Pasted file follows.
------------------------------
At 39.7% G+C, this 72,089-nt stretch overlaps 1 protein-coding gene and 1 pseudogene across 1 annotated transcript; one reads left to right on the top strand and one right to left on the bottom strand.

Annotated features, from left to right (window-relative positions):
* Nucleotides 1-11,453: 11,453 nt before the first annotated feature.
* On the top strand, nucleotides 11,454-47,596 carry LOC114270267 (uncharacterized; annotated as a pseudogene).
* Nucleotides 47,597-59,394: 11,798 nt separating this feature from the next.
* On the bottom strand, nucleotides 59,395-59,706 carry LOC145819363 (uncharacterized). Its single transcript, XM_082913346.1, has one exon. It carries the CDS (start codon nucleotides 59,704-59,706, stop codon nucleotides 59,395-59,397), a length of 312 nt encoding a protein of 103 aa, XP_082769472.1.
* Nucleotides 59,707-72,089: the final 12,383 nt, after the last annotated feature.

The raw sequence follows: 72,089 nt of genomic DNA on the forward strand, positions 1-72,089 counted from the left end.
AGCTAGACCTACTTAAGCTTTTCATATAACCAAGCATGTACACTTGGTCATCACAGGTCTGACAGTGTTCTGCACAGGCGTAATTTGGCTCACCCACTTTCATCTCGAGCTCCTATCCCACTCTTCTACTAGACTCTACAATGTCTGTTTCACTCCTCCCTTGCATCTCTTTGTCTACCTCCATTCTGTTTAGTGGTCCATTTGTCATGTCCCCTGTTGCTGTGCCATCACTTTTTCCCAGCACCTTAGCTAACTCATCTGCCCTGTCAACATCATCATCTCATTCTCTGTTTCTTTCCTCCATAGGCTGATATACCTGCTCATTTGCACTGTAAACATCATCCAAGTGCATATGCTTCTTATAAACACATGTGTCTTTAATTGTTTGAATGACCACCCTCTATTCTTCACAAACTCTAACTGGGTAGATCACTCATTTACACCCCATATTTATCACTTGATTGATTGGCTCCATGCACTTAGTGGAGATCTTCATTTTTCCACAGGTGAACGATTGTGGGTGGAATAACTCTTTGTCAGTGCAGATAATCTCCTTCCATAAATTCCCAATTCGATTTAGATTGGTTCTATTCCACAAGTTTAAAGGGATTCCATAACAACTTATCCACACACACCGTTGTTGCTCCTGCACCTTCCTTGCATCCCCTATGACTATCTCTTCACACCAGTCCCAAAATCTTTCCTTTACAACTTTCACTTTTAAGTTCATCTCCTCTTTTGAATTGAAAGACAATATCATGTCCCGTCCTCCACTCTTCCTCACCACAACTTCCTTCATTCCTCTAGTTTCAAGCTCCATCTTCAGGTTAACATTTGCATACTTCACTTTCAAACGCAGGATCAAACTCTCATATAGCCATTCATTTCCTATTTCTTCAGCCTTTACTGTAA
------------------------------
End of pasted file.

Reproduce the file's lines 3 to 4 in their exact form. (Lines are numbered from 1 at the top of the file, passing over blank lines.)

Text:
* Nucleotides 1-11,453: 11,453 nt before the first annotated feature.
* On the top strand, nucleotides 11,454-47,596 carry LOC114270267 (uncharacterized; annotated as a pseudogene).